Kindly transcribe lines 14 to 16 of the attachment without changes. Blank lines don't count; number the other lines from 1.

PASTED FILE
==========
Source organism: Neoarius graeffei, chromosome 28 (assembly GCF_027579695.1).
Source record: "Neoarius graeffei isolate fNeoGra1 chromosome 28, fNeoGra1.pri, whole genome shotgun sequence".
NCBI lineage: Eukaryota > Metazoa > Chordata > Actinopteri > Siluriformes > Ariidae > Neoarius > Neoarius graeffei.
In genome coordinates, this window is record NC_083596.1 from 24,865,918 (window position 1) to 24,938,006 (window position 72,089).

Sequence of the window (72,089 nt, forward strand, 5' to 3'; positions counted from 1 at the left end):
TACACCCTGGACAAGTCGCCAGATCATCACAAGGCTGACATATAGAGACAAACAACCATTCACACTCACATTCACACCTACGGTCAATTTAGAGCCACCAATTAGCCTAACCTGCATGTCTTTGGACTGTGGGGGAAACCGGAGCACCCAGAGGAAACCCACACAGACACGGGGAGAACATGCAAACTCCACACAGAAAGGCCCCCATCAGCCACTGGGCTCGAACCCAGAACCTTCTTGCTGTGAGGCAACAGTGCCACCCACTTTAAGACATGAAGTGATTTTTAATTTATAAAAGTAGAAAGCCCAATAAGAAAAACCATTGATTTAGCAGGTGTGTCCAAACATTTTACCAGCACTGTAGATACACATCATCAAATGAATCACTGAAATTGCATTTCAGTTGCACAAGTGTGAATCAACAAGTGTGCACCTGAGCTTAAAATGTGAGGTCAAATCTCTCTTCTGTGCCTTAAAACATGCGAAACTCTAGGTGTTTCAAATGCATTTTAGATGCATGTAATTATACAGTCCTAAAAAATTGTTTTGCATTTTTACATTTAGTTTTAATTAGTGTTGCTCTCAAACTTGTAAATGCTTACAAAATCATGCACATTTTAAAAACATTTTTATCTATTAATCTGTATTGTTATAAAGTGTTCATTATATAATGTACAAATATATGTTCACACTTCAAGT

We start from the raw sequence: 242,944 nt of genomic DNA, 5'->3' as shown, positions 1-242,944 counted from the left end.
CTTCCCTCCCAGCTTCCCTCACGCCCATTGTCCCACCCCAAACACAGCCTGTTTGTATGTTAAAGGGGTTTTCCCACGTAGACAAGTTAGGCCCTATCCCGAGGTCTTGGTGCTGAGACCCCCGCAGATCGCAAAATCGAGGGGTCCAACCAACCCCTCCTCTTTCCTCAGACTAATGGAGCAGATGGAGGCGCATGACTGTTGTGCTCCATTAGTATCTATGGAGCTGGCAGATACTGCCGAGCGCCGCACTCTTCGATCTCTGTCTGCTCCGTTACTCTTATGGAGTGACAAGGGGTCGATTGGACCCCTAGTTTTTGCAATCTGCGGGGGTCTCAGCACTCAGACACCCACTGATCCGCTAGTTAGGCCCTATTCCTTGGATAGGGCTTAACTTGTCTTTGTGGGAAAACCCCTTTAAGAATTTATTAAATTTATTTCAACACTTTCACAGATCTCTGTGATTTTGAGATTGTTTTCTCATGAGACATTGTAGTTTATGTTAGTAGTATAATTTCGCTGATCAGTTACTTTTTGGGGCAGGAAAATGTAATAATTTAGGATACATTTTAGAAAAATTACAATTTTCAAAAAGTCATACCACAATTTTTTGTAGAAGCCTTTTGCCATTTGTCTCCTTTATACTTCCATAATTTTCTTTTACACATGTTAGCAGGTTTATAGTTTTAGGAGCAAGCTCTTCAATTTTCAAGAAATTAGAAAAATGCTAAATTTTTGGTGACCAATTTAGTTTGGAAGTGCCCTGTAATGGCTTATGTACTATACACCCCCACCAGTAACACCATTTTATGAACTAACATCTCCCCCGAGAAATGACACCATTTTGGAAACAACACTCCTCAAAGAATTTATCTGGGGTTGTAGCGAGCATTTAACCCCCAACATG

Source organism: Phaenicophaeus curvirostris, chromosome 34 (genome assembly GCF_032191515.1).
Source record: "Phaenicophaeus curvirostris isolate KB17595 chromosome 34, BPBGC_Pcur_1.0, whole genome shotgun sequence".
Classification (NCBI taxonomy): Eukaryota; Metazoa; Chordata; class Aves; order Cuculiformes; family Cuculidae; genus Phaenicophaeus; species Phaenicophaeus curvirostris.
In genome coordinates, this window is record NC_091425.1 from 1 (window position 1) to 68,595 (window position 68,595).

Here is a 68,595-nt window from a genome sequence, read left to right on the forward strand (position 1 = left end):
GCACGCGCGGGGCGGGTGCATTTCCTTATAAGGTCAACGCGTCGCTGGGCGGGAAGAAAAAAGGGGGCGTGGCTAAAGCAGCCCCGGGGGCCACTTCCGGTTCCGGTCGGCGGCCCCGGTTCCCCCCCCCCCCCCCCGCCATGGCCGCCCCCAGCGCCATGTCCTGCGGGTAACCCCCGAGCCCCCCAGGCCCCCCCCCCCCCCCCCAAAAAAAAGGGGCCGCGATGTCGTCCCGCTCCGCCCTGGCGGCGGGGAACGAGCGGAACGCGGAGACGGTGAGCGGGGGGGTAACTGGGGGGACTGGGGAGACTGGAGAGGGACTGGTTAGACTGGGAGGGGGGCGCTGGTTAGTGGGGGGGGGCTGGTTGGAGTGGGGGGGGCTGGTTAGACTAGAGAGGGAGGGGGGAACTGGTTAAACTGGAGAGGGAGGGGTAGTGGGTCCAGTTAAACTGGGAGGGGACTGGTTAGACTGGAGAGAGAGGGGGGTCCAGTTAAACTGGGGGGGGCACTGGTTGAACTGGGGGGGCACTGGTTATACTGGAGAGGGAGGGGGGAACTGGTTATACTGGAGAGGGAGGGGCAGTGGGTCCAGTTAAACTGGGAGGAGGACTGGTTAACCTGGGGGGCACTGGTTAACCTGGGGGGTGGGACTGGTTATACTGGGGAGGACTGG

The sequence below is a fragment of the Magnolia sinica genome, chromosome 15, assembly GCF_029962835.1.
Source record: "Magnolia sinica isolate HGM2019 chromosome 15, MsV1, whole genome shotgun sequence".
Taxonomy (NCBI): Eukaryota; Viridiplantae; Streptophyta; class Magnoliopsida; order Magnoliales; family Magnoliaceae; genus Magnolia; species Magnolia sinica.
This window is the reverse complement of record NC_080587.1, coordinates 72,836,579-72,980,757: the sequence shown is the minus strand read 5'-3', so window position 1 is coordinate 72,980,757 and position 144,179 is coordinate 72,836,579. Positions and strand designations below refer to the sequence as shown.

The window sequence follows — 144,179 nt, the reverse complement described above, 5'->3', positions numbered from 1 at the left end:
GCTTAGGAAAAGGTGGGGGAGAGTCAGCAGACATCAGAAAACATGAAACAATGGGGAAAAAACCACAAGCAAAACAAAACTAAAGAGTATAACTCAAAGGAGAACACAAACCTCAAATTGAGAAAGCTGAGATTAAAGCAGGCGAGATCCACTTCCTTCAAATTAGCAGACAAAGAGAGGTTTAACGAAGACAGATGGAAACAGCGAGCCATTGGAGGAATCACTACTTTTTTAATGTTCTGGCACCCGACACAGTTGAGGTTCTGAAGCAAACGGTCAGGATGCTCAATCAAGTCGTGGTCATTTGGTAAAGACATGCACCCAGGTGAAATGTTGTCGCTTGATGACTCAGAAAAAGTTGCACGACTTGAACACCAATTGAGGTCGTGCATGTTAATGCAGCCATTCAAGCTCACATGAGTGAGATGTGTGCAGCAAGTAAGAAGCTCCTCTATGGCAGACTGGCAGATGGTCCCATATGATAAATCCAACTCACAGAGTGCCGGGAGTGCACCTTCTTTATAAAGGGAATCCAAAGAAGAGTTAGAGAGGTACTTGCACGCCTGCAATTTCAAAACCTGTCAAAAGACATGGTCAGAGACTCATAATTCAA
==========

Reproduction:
GCACGCGCGGGGCGGGTGCATTTCCTTATAAGGTCAACGCGTCGCTGGGCGGGAAGAAAAAAGGGGGCGTGGCTAAAGCAGCCCCGGGGGCCACTTCCGGTTCCGGTCGGCGGCCCCGGTTCCCCCCCCCCCCCCCCGCCATGGCCGCCCCCAGCGCCATGTCCTGCGGGTAACCCCCGAGCCCCCCAGGCCCCCCCCCCCCCCCCCAAAAAAAAGGGGCCGCGATGTCGTCCCGCTCCGCCCTGGCGGCGGGGAACGAGCGGAACGCGGAGACGGTGAGCGGGGGGGTAACTGGGGGGACTGGGGAGACTGGAGAGGGACTGGTTAGACTGGGAGGGGGGCGCTGGTTAGTGGGGGGGGGCTGGTTGGAGTGGGGGGGGCTGGTTAGACTAGAGAGGGAGGGGGGAACTGGTTAAACTGGAGAGGGAGGGGTAGTGGGTCCAGTTAAACTGGGAGGGGACTGGTTAGACTGGAGAGAGAGGGGGGTCCAGTTAAACTGGGGGGGGCACTGGTTGAACTGGGGGGGCACTGGTTATACTGGAGAGGGAGGGGGGAACTGGTTATACTGGAGAGGGAGGGGCAGTGGGTCCAGTTAAACTGGGAGGAGGACTGGTTAACCTGGGGGGCACTGGTTAACCTGGGGGGTGGGACTGGTTATACTGGGGAGGACTGG

The sequence below is a fragment of the Magnolia sinica genome, chromosome 15, assembly GCF_029962835.1.
Source record: "Magnolia sinica isolate HGM2019 chromosome 15, MsV1, whole genome shotgun sequence".